Unfortunately, the evidence from the Office of National Statistics and Department for Transport suggests that
- in London, fare increases in recent years have not been much different from other English metropolitan areas;
- fare increases in shire counties were substantially lower than in metropolitan areas.
In other words, areas without passenger transport authorities had the lowest fare increases — the opposite of the impression given by the IPPR.
This does not mean that there is no useful role for municipal involvement in local transport. But it does mean that things are way more complicated than Mr Rowney and Mr Straw would suggest.
The arguments in favour of HS2’s Wigan spur — the location of a goods yard and 10 minutes off the journey to Glasgow — do not stack up to £1 billion, according to Warrington South Conservative MP David Mowat, who most definitely isn’t a Nimby.
Definitely Not a Nimby.
So, to be, er, clear:
1. Anyone in the Midlands (whether they live near the HS2 route, or not), who says “20 minutes off the journey from London to Birmingham is not worth £20,000,000,000″, is a Nimby.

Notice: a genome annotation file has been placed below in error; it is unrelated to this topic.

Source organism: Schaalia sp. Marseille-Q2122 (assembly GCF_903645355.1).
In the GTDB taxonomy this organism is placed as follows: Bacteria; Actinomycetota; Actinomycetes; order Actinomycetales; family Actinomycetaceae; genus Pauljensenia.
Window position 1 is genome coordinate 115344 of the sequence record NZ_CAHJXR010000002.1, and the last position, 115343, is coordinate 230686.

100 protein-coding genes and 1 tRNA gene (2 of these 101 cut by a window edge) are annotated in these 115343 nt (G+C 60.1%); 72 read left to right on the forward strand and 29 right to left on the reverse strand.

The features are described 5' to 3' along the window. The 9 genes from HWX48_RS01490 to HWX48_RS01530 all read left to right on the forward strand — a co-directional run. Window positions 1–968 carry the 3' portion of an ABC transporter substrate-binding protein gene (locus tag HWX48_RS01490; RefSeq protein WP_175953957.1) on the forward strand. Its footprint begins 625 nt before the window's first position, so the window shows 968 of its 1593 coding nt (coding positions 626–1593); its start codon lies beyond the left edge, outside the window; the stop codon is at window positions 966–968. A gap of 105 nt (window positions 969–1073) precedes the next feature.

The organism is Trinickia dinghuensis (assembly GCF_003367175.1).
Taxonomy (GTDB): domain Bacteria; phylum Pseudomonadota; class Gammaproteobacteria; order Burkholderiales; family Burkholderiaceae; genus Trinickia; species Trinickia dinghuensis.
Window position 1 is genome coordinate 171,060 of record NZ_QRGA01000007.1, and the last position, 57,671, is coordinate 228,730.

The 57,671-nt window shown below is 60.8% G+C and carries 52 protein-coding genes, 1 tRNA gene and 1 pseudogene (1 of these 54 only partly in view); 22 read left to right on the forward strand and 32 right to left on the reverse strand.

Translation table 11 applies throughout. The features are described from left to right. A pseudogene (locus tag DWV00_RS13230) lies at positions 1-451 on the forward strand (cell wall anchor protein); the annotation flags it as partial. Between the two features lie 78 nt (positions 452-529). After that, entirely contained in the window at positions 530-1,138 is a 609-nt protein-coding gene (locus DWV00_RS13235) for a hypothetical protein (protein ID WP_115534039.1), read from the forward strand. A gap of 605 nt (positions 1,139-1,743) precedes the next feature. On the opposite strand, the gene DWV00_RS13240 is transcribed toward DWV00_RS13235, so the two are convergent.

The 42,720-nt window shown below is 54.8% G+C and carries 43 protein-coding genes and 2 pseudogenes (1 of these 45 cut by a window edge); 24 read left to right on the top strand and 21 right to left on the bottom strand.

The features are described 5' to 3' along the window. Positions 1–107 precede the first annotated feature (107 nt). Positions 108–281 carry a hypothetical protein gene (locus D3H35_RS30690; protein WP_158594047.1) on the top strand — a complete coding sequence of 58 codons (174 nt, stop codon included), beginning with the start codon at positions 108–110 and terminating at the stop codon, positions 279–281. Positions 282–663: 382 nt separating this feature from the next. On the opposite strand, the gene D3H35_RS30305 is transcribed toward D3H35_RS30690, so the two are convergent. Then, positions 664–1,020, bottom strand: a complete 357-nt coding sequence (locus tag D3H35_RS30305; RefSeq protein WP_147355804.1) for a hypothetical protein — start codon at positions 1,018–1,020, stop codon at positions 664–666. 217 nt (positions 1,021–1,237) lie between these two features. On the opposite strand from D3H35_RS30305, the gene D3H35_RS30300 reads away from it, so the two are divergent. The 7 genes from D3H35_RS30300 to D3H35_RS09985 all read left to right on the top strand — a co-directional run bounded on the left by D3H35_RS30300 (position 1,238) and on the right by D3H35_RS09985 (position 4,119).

2. But anyone in the North (who happens to be MP for part of Warrington), who says “10 minutes off the journey to Glasgow is not worth £1 billion”, is definitely not a Nimby.
The first round of the returned Birmingham Post Growth Fund has opened, with businesses able to bid for up to £100,000 to unlock investment plans, the Birmingham Post reported.
['The Birmingham Post Growth Fund returns', 26 Aug 2014]
The Post has promised to help create hundreds of jobs all over again after being awarded £5 million from the Regional Growth Fund for a second time.
[...] The funding comes from the Government’s Regional Growth Fund (RGF).
The funding comes from the Government’s Regional Growth Fund. So why is it called the “Birmingham Post Growth Fund”?